Therapy options for patients with metastatic melanoma (MM) have considerably improved over the past decade. However, many patients still need effective therapy after unsuccessful immunotherapy, especially patients with BRAF-negative tumors who lack the option of targeted treatment second line. Therefore, the elucidation of efficient and personalized therapy options for these patients is required. In this study, three patient-derived cancer cells (PDCs) were established from NRAS Q61-positive MM patients. The response of PDCs and five established melanoma cell lines (two NRAS-positive, one wild type, and two BRAF V600-positive) was evaluated toward a panel of 527 oncology drugs using high-throughput drug sensitivity and resistance testing. The PDCs and cell lines displayed strong responses to MAPK inhibitors, as expected. Additionally, the PDCs and cell lines were responsive to PI3K/mTOR, mTOR, and PLK1 inhibitors among other effective drugs currently undergoing clinical trials. Combinations with a MEK inhibitor were tested with other targeted agents to identify effective synergies. MEK inhibitor showed synergy with multikinase inhibitor ponatinib, ABL inhibitor nilotinib, PI3K/mTOR inhibitor pictilisib, and pan-RAF inhibitor LY3009120. The application of the patients’ cancer cells for functional drug testing ex vivo is one step further in the process of identifying potential agents and agent combinations to personalize treatment for patients with MM. Our preliminary study results suggest that this approach has the potential for larger-scale drug testing and personalized treatment applications in our expansion trial. Our results show that drug sensitivity and resistance testing may be implementable in the treatment planning of patients with MM.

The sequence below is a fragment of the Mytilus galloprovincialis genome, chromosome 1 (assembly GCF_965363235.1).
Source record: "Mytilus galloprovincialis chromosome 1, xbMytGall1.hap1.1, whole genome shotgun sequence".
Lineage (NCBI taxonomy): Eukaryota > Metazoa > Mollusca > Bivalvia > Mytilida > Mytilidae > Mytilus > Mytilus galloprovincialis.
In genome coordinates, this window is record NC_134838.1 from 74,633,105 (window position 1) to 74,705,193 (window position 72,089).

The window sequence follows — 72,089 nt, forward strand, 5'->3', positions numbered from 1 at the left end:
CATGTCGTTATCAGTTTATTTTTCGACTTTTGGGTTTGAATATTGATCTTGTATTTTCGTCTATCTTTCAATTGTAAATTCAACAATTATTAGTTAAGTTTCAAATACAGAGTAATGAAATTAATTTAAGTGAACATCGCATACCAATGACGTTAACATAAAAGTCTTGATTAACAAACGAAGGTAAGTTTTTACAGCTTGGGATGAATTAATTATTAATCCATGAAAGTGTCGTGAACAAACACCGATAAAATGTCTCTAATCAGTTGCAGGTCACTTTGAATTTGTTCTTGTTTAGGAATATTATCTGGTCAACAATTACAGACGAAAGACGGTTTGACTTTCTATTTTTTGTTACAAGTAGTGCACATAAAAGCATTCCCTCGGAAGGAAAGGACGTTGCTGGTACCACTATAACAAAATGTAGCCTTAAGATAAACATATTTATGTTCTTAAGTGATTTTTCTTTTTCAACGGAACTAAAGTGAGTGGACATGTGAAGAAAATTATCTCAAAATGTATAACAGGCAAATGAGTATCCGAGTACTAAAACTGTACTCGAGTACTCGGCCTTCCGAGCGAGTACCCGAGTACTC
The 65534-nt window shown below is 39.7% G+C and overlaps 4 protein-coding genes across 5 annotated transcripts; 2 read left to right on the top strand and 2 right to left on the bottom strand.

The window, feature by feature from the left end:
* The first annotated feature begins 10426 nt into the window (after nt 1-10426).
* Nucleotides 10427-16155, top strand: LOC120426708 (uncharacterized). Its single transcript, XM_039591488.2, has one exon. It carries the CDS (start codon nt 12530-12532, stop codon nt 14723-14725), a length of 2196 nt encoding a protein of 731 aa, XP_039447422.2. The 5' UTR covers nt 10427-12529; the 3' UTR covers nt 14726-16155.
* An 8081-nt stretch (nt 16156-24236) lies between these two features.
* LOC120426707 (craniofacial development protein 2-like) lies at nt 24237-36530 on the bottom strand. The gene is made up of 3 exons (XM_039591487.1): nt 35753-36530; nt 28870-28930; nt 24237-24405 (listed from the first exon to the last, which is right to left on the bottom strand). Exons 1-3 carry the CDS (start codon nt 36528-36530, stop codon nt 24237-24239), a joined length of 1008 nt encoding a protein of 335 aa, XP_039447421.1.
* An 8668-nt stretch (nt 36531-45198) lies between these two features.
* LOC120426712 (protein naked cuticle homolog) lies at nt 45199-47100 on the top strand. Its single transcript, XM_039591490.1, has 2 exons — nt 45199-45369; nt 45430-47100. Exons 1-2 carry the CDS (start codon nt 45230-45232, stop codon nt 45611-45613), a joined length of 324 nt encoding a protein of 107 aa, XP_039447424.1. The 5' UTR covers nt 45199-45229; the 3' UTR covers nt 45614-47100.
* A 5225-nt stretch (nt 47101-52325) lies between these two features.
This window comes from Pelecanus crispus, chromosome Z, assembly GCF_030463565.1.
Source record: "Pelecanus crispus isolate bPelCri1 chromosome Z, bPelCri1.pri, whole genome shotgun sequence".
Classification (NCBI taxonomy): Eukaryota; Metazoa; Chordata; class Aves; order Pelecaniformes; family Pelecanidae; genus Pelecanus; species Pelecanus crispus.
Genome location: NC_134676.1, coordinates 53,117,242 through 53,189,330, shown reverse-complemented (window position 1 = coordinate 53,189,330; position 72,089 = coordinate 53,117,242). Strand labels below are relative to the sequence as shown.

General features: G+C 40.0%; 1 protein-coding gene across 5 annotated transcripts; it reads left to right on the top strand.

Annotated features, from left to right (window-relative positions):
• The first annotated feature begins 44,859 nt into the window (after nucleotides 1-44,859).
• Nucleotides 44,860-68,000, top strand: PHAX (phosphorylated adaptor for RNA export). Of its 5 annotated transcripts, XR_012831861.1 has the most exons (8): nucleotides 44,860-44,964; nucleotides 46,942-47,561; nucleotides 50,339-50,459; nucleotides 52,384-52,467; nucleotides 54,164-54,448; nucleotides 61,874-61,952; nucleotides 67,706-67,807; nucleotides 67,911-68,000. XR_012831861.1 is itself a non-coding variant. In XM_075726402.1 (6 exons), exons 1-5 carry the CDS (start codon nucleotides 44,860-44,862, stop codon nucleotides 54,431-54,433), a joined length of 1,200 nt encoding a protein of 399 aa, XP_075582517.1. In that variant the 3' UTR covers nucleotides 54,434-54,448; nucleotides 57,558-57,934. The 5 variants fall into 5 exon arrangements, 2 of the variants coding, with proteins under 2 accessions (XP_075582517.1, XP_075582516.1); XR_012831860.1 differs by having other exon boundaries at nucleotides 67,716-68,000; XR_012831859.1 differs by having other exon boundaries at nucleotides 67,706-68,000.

Copyright © 2021. Published by Elsevier Inc.